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Italian roots:  The working man’s heart celebrated in “A Bronx Tale”

Chazz Palminteri will bring his one-man show, "A Bronx Tale," to the Garde Arts Center in New London this Friday, Nov. 12. 

Chazz Palminteri will bring his one-man show, "A Bronx Tale," to the Garde Arts Center in New London this Friday, Nov. 12. 

Yolanda Perez

“It don't take much strength to pull a trigger but try getting up every morning day after day and work for a living, let's see him try that, then we'll see who the real tough guy is, the working man is the tough guy.”

That quote from “A Bronx Tale,” a play by actor, writer and producer Chazz Palminteri, sums up the story itself. While the Italian culture is often associated with the Mafia in entertainment projects, the truth behind it is the good people who are the everyday heroes in Italian families. 

Palminteri is bringing is one-man show to the Garde Arts Center in New London on Friday, Nov. 12. 

Based on his childhood memories of working men and gangsters in the Italian-American neighborhood where he grew up, Chazz Palminteri originally wrote the script for the stage and performed it in Los Angeles where it became the hottest property in Hollywood since ROCKY. He moved the production to New York, where the stage version played to sold-out audiences for four months and earned him Outer Critics Circle Awards for both acting and writing. 

While in New York he completed the screenplay and soon found himself playing the role of Sonny on the big screen opposite Robert De Niro. See Chazz perform the original one-man show that made him a star. Chazz has more than 50 movies to his credit including The Usual Suspects, Bullets Over Broadway (Academy Award nomination), Analyze This, Hurlyburly, Mulholland Falls, and more.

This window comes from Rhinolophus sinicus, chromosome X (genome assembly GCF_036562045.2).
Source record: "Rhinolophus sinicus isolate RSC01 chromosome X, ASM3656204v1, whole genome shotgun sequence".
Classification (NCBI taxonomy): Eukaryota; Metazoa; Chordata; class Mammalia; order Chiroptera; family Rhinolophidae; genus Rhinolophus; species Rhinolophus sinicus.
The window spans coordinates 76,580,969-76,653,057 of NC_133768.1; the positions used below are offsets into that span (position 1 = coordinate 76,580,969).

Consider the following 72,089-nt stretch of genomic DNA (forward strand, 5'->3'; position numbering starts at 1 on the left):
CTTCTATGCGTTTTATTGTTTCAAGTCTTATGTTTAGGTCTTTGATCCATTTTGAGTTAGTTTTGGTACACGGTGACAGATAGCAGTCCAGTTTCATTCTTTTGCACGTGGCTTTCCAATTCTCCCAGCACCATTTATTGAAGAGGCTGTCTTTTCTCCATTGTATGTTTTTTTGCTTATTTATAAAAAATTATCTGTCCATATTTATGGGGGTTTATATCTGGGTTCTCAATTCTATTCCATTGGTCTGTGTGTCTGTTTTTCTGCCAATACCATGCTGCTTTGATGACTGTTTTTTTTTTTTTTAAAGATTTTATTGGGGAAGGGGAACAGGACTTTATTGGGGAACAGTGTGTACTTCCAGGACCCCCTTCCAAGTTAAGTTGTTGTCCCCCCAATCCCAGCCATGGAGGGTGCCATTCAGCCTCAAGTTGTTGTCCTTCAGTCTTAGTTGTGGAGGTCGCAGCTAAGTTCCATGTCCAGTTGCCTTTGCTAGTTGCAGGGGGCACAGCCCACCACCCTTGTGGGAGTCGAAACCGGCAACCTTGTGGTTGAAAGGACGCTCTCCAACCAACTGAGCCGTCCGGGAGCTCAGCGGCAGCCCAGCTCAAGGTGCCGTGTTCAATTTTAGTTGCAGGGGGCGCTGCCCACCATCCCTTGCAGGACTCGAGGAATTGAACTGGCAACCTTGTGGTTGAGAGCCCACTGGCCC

The line is said by Lorenzo Anello to his son, Calogero, who has begun working Sonny, the local wise guy. Calogero is smitten with the excitement, money and lifestyle offered by Sonny, while his father earns an honest paycheck as a bus driver.

While the movie has a star-studded cast, Palminteri performs “A Bronx Tale” as a one-man show and plays all the characters himself. He says it is “really great” to be back on stage after live theater was on hold the last year and a half.

The show continues to appeal to people because he says “it is just perfectly written.” Palminteri points out that it works as a one-man show, a movie and even a musical.

“You’re witnessing one guy playing 18 characters — this linear story on stage, by myself. The audience literally falls under mass hypnosis. One person told me they’ve seen it 88 times,” Palminteri said.

He added that every show — when he does the show at the Garde it will be his 904th time, has ended with an enthusiastic standing ovation. Palminteri pointed out that Sonny, who despite his criminal tendencies has a good heart and a real affection for Calogero and a reluctant respect for his father, is one of his favorite characters. 

Palminteri pointed out that the show takes the audience through the full gamut of emotions.

“Alfred Hitchcock once said, there are three things you can do with a story and if you do two of the three it works. You can make them laugh, you can make them cry, or you can scare them. I do all three,” he said. 

Palminteri is so committed to the show’s integrity that he pointed out he turned down millions of dollars to sell the rights to it. 

Is it challenging to play all the parts himself? Palminteri said he keeps up with the pace by exercising regularly. He works out, boxes three times a week, lifts weights, and rehearses his parts while walking on a treadmill. 

Palminteri said those who go to the show at the Garde will not be disappointed and added that he was voted best show of the year in Las Vegas – a one person show over a show like Le Cirque with many performers is quite a feat, he said. 

“When I did the show on Broadway, they told me I was one of only three shows in the history of the theater that people walked out after and immediately bought tickets to see it again,” he said. 

As far as the way Italians are represented in movies and television, he said the fact that it implies “the mafia is everything is not true.”

“The mafia is there, of course. But the real bedrock of Italian families is the working man and working woman. It’s the cops, the firemen, the people who own the local bakery, the sanitation workers,” Palminteri said. 

Those simple, yet enduring, aspects of life are also what draws the audience to “A Bronx Tale.”

“People long for and love those values,” he said. 

“These people work to raise their children to give them a better life,” Palminteri said. 

Chazz Palminteri’s one-man show, “A Bronx Tale,” will be at the Garde Arts Center on Friday, Nov. 12 at 8 p.m. For more information on tickets and health protocols, visit